1) Don’t… Be Passive

Don’t wait for attendees to walk into your exhibit— stand at the edge of the aisle and use icebreakers to start conversations with them! These conversations might lead to sales. Also, be sure to say something right away to anyone who walks into your exhibit. For instance, use an icebreaker to gather information about why they’ve visited your exhibit. Get a ‘just browsing’? Check out Tradeshow Basecamp™ 104: Tips and Tricks to learn how to reach a sales goal even if you initially get a ‘no.’

2) Don’t… Eat, Chew Gum, Drink Alcohol

Eating in front of attendees is bad trade show etiquette. This makes you look unavailable and reduces the chance that an attendee will walk into your booth or ‘interrupt’ you. Instead, take turns grabbing a bite to eat— outside of the booth.

Don’t drink alcohol during a trade show or sales event, even if there is an open bar on the show floor. This rule applies to you even if you are a VP or CEO! Many of the best leads will be funneled your direction during a trade show. Will you be sharp enough to convert them into sales, or at least take great notes about them for your colleagues? Also, do not show up to a trade show hung over— an all too common habit among exhibit staff.

4) Don’t… Read, Play with Electronics

We get it: trade shows can be boring if traffic is slow. But, trade show etiquette requires that you always be active. If attendees aren’t making a bee-line for your booth, you should be using Icebreakers to start conversations as they pass by. Reading and playing with computers or phones makes you look unavailable.

Passive trade show etiquette is never better than the more active approach. Waiting to speak until spoken to is never a better trade show strategy, even if you are representing a nonprofit or your products invite ‘browsing.’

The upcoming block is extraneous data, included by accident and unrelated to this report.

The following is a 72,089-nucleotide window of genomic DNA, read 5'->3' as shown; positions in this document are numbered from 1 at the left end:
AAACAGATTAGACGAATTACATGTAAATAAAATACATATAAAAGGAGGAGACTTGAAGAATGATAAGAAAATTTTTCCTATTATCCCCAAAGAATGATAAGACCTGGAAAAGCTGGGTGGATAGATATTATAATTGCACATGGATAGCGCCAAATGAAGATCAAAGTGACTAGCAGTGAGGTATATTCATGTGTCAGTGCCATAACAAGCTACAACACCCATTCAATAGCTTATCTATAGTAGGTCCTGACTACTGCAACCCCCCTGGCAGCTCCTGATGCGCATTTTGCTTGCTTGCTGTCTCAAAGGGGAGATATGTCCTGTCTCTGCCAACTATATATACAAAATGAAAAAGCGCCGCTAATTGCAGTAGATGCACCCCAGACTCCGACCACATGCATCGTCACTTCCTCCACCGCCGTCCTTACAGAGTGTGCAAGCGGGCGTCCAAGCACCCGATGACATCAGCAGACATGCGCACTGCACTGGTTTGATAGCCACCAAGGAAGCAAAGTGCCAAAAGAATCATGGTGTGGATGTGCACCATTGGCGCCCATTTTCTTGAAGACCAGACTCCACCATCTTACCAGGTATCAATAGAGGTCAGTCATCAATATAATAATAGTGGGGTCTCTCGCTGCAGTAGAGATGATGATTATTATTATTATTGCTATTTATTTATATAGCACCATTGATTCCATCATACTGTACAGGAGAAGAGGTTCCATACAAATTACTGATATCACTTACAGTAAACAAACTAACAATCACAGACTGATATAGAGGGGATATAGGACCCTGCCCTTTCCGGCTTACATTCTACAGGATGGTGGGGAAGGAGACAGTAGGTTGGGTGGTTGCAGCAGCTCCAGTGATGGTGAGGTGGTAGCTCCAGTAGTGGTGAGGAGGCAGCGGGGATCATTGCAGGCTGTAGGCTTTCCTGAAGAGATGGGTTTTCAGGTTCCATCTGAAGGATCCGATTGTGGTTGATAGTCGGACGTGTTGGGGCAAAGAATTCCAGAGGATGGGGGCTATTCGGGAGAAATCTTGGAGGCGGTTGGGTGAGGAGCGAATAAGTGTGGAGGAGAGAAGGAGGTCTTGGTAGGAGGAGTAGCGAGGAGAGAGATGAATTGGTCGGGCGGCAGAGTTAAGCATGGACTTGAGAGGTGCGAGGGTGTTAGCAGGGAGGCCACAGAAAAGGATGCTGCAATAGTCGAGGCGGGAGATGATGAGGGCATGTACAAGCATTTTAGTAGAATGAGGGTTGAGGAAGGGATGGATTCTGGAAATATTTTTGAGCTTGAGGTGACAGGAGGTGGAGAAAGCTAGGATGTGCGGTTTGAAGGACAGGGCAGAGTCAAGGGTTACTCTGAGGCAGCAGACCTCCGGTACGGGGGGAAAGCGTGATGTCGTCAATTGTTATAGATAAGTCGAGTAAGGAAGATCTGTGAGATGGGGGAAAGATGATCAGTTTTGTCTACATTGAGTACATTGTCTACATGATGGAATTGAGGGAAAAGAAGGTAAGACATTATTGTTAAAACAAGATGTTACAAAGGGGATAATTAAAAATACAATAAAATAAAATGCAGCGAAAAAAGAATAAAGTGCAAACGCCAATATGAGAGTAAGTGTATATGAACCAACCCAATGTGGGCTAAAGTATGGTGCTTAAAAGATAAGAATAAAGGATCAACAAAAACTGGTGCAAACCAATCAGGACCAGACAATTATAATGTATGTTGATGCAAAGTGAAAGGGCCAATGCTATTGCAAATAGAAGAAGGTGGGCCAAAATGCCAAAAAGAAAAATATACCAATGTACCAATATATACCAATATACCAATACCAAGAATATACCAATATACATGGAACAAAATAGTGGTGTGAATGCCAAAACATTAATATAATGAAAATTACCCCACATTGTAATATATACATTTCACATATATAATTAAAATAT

4) Don’t… Be Pushy

While you DO want to always be active, trade show etiquette requires you avoid being pushy. Starting a conversation with an icebreaker is not itself pushy, if done in a friendly way. However, don’t block attendees from passing by you or badger them to take your sample or check out your exhibit.

There are productive ways to respond to a ‘no thanks’ without being pushy. You’ll learn more about what a ‘no thanks’ might mean and how to respond appropriately in the Tradeshow Basecamp™ online course series.

5) Don’t… Forget to qualify leads!

As we teach in Tradeshow Basecamp™, your sales conversations at a trade show should be focused on qualifying leads. That means deciding if the person you are speaking with is a ‘good lead’ likely to buy from you. But what if you discover the person you are speaking with is not a ‘good lead’? You need to disengage from the conversation! It may sound cold, but at a trade show time is money.

Would an online video course help?

To learn more about active exhibiting, using icebreakers to stop traffic and qualifying leads, we invite you and your team to check out our online video course Tradeshow Basecamp™

Tradeshow Basecamp™

Our acclaimed course series, a complete program designed to help you have profitable trade shows. Get instant access to the full course series (101, 102, 103, 104).

Be fully prepared for your next event and earn your  Certified Tradeshow Basecamp Exhibitor™ (CTBE™) today!

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1 thought on “Trade Show Etiquette

  1. […] work a trade show exhibit to maximize your ROI. At the very least, your staff should be trained in Trade Show Etiquette, however a list of do’s and don’ts is not […]